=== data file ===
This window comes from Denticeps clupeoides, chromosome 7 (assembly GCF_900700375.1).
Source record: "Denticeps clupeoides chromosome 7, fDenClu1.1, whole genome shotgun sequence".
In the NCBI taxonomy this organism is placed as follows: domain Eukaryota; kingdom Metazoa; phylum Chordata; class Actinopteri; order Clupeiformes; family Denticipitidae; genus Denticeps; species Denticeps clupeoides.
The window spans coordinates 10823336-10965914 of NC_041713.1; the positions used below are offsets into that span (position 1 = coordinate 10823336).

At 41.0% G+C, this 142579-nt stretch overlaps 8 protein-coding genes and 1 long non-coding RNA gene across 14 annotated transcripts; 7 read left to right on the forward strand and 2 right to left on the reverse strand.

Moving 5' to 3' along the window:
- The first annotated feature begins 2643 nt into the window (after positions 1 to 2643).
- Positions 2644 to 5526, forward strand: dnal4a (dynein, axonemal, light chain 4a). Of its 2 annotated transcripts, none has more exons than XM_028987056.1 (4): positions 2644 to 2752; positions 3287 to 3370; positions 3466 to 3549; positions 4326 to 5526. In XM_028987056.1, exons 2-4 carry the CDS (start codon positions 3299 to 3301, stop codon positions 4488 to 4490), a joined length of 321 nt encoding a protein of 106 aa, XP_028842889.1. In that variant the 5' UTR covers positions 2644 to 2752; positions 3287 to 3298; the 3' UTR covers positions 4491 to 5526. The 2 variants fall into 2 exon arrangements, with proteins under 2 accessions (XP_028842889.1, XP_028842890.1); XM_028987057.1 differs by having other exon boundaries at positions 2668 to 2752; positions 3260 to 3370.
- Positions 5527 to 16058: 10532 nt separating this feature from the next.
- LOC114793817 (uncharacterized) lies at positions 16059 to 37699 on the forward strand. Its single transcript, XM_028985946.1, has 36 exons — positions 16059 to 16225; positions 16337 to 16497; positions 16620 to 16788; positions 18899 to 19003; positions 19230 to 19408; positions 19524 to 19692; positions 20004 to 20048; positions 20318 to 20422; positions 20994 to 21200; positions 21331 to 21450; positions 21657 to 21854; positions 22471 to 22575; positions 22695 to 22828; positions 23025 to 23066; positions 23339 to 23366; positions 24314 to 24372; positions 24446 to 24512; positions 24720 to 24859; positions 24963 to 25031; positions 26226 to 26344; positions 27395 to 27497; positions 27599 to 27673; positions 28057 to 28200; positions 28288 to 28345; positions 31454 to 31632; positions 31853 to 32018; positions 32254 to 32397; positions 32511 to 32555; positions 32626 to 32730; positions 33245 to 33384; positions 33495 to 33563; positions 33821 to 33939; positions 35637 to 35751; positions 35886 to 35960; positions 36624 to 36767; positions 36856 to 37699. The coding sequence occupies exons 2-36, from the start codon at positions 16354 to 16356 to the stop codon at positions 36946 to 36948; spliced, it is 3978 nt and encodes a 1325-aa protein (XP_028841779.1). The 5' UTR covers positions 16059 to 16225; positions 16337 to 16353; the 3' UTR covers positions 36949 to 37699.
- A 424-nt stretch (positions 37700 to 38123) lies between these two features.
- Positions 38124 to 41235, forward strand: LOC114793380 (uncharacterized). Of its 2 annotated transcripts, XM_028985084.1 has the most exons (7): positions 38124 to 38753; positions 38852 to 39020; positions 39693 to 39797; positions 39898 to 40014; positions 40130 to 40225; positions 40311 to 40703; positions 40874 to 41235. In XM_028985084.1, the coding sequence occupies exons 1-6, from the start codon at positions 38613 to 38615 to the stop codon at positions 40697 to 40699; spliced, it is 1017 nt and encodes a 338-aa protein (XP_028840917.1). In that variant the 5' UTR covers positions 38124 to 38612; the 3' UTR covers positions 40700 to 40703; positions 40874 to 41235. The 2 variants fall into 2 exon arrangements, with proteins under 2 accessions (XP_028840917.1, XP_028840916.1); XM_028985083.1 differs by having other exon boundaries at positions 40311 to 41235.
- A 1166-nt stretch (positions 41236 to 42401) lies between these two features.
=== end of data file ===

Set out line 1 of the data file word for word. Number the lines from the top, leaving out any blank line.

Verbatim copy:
This window comes from Denticeps clupeoides, chromosome 7 (assembly GCF_900700375.1).